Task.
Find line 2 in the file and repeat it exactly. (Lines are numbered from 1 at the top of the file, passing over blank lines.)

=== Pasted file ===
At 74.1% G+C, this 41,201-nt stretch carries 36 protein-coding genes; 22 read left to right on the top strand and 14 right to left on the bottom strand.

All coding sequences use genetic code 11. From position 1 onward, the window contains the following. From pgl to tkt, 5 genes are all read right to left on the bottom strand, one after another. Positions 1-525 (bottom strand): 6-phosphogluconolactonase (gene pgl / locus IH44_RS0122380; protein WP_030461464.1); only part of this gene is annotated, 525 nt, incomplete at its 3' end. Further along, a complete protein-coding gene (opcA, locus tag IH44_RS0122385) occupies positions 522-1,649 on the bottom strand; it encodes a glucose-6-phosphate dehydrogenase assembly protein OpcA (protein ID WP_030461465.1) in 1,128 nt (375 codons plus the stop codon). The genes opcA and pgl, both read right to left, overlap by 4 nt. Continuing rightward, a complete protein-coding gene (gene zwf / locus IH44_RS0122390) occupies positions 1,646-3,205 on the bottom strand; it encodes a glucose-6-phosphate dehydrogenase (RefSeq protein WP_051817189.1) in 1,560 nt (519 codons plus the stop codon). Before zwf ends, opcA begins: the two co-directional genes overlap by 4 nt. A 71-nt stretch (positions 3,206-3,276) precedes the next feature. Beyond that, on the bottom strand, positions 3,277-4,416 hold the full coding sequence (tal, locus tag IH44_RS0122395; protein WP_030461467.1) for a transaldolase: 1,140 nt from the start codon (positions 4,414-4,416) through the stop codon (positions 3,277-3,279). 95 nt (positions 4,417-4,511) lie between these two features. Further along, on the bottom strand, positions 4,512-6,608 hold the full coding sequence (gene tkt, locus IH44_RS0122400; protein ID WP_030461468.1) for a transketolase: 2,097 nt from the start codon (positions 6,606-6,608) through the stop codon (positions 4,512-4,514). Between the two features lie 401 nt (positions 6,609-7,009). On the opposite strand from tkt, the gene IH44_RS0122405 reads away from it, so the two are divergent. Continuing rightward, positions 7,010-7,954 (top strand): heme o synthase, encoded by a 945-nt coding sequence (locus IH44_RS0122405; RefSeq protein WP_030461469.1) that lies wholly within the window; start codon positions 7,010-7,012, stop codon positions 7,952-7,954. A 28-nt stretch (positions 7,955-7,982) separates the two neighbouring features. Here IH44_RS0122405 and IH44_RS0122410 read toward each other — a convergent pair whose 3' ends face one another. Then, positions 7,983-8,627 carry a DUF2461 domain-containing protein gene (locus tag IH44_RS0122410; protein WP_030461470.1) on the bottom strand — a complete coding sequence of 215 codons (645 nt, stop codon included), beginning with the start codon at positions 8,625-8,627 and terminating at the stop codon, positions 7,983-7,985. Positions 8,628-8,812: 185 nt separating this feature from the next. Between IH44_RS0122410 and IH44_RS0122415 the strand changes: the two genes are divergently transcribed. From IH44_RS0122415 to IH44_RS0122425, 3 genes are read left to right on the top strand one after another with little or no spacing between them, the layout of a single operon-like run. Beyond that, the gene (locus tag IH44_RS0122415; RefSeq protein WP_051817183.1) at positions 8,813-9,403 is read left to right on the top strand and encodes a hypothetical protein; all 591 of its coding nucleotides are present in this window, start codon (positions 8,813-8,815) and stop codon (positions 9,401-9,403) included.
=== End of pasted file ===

All coding sequences use genetic code 11. From position 1 onward, the window contains the following. From pgl to tkt, 5 genes are all read right to left on the bottom strand, one after another. Positions 1-525 (bottom strand): 6-phosphogluconolactonase (gene pgl / locus IH44_RS0122380; protein WP_030461464.1); only part of this gene is annotated, 525 nt, incomplete at its 3' end. Further along, a complete protein-coding gene (opcA, locus tag IH44_RS0122385) occupies positions 522-1,649 on the bottom strand; it encodes a glucose-6-phosphate dehydrogenase assembly protein OpcA (protein ID WP_030461465.1) in 1,128 nt (375 codons plus the stop codon). The genes opcA and pgl, both read right to left, overlap by 4 nt. Continuing rightward, a complete protein-coding gene (gene zwf / locus IH44_RS0122390) occupies positions 1,646-3,205 on the bottom strand; it encodes a glucose-6-phosphate dehydrogenase (RefSeq protein WP_051817189.1) in 1,560 nt (519 codons plus the stop codon). Before zwf ends, opcA begins: the two co-directional genes overlap by 4 nt. A 71-nt stretch (positions 3,206-3,276) precedes the next feature. Beyond that, on the bottom strand, positions 3,277-4,416 hold the full coding sequence (tal, locus tag IH44_RS0122395; protein WP_030461467.1) for a transaldolase: 1,140 nt from the start codon (positions 4,414-4,416) through the stop codon (positions 3,277-3,279). 95 nt (positions 4,417-4,511) lie between these two features. Further along, on the bottom strand, positions 4,512-6,608 hold the full coding sequence (gene tkt, locus IH44_RS0122400; protein ID WP_030461468.1) for a transketolase: 2,097 nt from the start codon (positions 6,606-6,608) through the stop codon (positions 4,512-4,514). Between the two features lie 401 nt (positions 6,609-7,009). On the opposite strand from tkt, the gene IH44_RS0122405 reads away from it, so the two are divergent. Continuing rightward, positions 7,010-7,954 (top strand): heme o synthase, encoded by a 945-nt coding sequence (locus IH44_RS0122405; RefSeq protein WP_030461469.1) that lies wholly within the window; start codon positions 7,010-7,012, stop codon positions 7,952-7,954. A 28-nt stretch (positions 7,955-7,982) separates the two neighbouring features. Here IH44_RS0122405 and IH44_RS0122410 read toward each other — a convergent pair whose 3' ends face one another. Then, positions 7,983-8,627 carry a DUF2461 domain-containing protein gene (locus tag IH44_RS0122410; protein WP_030461470.1) on the bottom strand — a complete coding sequence of 215 codons (645 nt, stop codon included), beginning with the start codon at positions 8,625-8,627 and terminating at the stop codon, positions 7,983-7,985. Positions 8,628-8,812: 185 nt separating this feature from the next. Between IH44_RS0122410 and IH44_RS0122415 the strand changes: the two genes are divergently transcribed. From IH44_RS0122415 to IH44_RS0122425, 3 genes are read left to right on the top strand one after another with little or no spacing between them, the layout of a single operon-like run. Beyond that, the gene (locus tag IH44_RS0122415; RefSeq protein WP_051817183.1) at positions 8,813-9,403 is read left to right on the top strand and encodes a hypothetical protein; all 591 of its coding nucleotides are present in this window, start codon (positions 8,813-8,815) and stop codon (positions 9,401-9,403) included.